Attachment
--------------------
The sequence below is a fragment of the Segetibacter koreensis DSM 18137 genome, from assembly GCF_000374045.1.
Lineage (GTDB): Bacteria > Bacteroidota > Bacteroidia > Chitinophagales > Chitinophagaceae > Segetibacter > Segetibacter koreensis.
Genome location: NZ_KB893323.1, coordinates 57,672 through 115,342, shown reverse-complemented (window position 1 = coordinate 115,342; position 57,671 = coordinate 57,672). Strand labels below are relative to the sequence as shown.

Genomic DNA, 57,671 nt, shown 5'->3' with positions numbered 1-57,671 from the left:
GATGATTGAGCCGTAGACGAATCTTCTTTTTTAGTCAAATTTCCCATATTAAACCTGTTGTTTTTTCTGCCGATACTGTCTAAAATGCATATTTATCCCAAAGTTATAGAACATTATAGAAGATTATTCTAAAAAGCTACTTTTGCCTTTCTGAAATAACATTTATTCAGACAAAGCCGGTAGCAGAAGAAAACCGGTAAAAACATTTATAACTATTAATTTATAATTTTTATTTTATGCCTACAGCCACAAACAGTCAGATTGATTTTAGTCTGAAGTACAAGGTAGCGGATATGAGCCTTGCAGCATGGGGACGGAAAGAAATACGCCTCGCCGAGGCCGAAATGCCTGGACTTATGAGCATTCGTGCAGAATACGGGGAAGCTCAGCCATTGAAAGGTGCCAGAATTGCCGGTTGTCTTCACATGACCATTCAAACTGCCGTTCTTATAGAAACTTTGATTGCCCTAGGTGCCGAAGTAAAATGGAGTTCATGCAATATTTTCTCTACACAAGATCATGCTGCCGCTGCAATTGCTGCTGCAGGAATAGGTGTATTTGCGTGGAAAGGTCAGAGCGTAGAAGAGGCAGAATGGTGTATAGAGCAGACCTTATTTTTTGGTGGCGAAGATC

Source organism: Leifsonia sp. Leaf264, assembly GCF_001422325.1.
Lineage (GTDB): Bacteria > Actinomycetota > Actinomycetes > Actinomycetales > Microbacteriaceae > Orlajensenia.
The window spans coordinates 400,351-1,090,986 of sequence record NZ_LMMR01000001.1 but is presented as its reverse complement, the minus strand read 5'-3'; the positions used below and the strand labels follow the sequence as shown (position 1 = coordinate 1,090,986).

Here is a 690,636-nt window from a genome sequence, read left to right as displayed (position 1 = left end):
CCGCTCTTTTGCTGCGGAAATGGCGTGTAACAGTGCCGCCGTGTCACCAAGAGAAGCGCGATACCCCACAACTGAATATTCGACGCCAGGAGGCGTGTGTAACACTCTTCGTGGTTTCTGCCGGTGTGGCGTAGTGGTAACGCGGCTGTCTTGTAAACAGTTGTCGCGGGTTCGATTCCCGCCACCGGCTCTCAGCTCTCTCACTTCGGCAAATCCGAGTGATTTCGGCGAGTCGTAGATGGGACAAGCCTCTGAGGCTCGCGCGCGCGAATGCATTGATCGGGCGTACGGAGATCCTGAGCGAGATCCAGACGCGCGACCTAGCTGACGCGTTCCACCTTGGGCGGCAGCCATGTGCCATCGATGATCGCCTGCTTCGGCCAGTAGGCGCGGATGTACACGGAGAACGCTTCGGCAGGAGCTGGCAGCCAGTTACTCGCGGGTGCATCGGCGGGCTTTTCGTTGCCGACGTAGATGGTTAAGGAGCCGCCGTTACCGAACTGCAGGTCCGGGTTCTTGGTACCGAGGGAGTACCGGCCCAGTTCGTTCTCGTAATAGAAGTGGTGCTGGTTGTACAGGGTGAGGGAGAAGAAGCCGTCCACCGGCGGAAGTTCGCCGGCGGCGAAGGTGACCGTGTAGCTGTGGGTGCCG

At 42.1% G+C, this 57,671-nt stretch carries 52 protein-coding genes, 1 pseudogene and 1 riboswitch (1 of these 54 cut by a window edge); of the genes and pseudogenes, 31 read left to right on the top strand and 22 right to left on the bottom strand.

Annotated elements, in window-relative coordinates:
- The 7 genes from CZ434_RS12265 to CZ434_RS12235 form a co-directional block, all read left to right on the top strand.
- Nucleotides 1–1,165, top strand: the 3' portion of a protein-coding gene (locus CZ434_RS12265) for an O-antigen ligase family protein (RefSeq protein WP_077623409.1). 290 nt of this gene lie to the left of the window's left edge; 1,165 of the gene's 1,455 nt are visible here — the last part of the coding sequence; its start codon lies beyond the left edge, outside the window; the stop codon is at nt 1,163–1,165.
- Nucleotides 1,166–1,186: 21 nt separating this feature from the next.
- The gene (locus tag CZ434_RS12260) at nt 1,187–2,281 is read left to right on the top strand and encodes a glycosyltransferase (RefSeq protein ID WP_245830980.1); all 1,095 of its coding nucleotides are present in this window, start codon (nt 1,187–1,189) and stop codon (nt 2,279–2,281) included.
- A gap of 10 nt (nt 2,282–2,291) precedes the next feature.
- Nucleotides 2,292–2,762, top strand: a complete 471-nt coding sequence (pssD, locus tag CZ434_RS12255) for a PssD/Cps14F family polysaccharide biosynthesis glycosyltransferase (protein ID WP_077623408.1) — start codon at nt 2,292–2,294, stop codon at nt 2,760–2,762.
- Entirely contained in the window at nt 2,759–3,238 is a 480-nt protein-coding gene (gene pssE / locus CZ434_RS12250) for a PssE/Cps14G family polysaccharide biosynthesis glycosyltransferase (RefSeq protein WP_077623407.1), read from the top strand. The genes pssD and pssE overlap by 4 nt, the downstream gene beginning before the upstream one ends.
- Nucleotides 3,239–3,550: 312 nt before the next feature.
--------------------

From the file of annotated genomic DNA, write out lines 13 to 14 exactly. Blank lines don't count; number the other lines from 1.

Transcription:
- The 7 genes from CZ434_RS12265 to CZ434_RS12235 form a co-directional block, all read left to right on the top strand.
- Nucleotides 1–1,165, top strand: the 3' portion of a protein-coding gene (locus CZ434_RS12265) for an O-antigen ligase family protein (RefSeq protein WP_077623409.1). 290 nt of this gene lie to the left of the window's left edge; 1,165 of the gene's 1,455 nt are visible here — the last part of the coding sequence; its start codon lies beyond the left edge, outside the window; the stop codon is at nt 1,163–1,165.